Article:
Stella Deus
PlayStation 2
Reviewed: 05/03/2005


The Tactical RPG sub-genre has seen quite a bit of growth in these last few years. However, many of the TRPGs on PlayStation 2 have recently begun to feel generic and too much alike. Atlus has delivered a welcome change of pace with Stella Deus.

Upon first look, Stella might just look like another TRPG. Once playing it, though, players will find that this game is pleasantly different, while remaining familiar enough that TRPG vets will be right at home. This is thanks to the fresh battle system. If there’s any singular reason to play Stella Deus, it’s the fun battles. The battles here are similar in format to games like Hoshigami (but done right) because of the AP system. Characters start a turn with 100 AP. Moving costs a certain amount per space, and other actions like spells, items use, and attacking have different costs, depending on the character and other factors. This means that if the players don’t want to move a character, they can stand in place and attack 2 or 3 times. Or perhaps they’ll use a curing item, then attack someone, then move 1 space. Additionally, the amount of AP someone has at the end of the turn is a factor in determining how soon his/her next turn will come. Position certain characters correctly, and you can perform a “team attack” instead of a regular attack. All of this means there are several options for each character’s turn. The battles are a blast.

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The grid-based fighting you love, done with a system you’ll love even more.

The character growth system is fairly well done. Each character is in an unchangeable job class like “Archer” or “Cleric,” and given a certain set of skills he/she can learn. After each attack, spell, or item use, characters gain EXP as well as “SP.” These SP function much like they do in Xenosaga: Episode I, as they can be used to raise numerical stats, or be used to learn new skills. Additionally, players can have a good time fusing items together as well. The in-game alchemy can prove useful to those who use it wisely.

What’s kind of a downer is that it doesn’t feel like there’s enough customization available. In many Tactical RPGs, there is a feeling of excitement that follows every battle, because the player knows that there is some customizable growth about to happen. However, when looking over proper things on which to spend SP after a battle in Stella Deus, there will be many times when the player sees nothing worth doing. It’s like the idea of character progress is sometimes more of a tease than a reality. The fact that the growth doesn’t go very deep doesn’t help either. On the upside, this lack of depth makes Stella Deus a safe choice for someone who is playing his/her first TRPG because no one will be overwhelemed by options, side tasks, and decisions.

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Sometimes, story segments are told by a background shot and some talking. If you’re lucky, you’ll get to see the speaker.

A complaint that isn’t so minor would be directed at the slow-moving story. Not slow like the plot takes too long to unfold–that part is fine–I mean slow like, how the scenes are presented. You’ll see a still picture of a character on the screen, hit X, then wait for him to fade out…then the next person fades in…and fades out…and someone else fades in…and so on. This is not a problem solvable by skipping the voice acting. The problem lies in the fading in and fading out…it’s brief, but it’s still an unnecessary pause. The story being told is only standard grade to begin with (see the preview for more info), but the poor presentation makes it worse. Over time, it gets more and more aggravating.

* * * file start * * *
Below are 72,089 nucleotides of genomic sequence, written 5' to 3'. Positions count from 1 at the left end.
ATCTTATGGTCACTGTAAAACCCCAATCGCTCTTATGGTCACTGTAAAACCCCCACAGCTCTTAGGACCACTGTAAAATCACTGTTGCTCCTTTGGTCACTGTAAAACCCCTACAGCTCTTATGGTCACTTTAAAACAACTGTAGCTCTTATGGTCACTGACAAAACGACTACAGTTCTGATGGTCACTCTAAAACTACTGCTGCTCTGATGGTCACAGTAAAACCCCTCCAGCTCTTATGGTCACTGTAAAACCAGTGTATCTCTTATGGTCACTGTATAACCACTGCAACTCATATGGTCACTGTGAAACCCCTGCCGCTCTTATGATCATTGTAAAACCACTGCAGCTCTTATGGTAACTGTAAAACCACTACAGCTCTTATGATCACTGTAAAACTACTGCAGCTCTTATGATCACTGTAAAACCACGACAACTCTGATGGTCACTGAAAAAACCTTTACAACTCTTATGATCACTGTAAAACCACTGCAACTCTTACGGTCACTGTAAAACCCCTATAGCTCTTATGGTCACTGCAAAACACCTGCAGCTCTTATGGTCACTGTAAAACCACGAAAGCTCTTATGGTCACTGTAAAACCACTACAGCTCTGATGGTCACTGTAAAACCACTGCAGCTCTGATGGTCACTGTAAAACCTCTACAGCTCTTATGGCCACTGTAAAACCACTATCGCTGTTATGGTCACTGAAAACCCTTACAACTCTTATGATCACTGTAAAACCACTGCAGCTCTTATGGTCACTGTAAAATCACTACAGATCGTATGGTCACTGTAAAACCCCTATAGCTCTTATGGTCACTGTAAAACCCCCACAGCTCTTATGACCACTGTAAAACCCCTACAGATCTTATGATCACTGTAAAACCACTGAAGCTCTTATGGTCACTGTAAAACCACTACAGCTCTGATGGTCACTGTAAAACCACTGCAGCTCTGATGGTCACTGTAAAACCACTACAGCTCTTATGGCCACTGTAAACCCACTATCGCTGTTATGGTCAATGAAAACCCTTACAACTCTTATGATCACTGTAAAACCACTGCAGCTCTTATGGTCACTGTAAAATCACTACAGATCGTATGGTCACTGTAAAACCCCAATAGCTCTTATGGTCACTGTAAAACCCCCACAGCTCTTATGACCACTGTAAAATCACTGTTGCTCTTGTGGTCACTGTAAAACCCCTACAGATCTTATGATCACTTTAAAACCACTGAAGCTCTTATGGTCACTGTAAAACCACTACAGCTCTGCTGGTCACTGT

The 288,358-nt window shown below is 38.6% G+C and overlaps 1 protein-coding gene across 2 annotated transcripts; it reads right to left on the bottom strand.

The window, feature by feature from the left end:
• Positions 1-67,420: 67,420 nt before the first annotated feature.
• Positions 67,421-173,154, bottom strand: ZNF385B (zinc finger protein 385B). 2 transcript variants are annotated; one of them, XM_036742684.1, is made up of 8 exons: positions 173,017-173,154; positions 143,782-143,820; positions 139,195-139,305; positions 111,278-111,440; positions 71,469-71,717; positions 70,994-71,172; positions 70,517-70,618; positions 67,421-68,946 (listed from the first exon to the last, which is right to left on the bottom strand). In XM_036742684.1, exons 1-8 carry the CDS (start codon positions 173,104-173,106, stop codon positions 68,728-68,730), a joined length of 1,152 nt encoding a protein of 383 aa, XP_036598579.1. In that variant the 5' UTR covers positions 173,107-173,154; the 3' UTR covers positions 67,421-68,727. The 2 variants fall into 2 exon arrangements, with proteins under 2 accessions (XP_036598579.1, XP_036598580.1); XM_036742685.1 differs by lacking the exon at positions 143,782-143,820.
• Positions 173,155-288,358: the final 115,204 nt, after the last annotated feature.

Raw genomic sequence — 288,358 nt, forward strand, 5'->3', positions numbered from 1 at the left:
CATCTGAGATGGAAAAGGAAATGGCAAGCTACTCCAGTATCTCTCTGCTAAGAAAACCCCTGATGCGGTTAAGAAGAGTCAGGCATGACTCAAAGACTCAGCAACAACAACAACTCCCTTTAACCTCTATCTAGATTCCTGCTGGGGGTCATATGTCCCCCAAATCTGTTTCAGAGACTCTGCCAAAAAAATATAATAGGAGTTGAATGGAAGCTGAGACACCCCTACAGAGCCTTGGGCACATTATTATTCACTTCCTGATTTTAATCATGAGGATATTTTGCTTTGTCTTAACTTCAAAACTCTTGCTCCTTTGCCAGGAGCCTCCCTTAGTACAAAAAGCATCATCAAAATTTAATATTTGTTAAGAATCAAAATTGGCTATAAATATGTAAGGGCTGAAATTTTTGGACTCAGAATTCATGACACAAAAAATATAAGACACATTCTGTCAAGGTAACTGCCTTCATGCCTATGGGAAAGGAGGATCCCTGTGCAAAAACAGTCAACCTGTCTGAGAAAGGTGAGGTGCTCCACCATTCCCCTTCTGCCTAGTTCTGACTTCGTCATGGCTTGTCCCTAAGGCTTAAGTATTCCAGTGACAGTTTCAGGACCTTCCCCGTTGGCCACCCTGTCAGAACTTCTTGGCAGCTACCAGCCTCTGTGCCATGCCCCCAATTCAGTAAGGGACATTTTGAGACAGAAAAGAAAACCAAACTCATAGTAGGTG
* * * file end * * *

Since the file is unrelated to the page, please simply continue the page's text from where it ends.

The audio suffers. The sound effects are fine, the music is pleasant, but those voices…oh, the voices. Don’t play this in the same room as any non-RPG-playing friends who won’t understand, because if you do, you’ll be embarrassed when they hear these voices coming from the game you’ve chosen to play.

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Fighting in the Catacombs is fun and rewarding

Continuing with complaints comes the “Quests.” Just like many other TRPGs, a special side-mission can be taken at a certain place in the towns. The good quests result in interesting battles, neat bits of side-story, and perhaps even a new character recruited to the team. But these quests make up the minority. Too many quests are shallow and involve the player doing nothing. For example, if you take a quest about helping someone build a rocket to the moon you might see a black screen with text saying “Wow, thanks for the help. Here’s your reward.” Then you get money for doing absolutely nothing. Nothing. All the player did was read two lines of text. This would be fine if it only happened once or twice, but there’s a startlingly high number of quests that don’t involve any action at all by the player.

But when it comes down to it, the addictive and fun gameplay can overpower these flaws. The catacombs are a great addition to the game that allow the player to practice their tactics, experiment with new strategies, and gain SP. One could say that the catacombs are even a highlight of the game. The fact that they are available in the basement of every town is also a nice touch.

Stella Deus is a good game. One last good point about it would be the originality; there aren’t any other games on PS2 that feel like this one, which is definitely a good thing. It’s a wonderful diversion from the competition, that’s for sure. Tactical RPG fans will dig it, but they shouldn’t expect it to be flawless.

-Eric Emerson

Score Breakdown
Out of 10
See our Review Criteria
Gameplay Great
Story Below Average
Graphics Very Good
Sound/Music Below Average
Replay Value Average
The Verdict: 6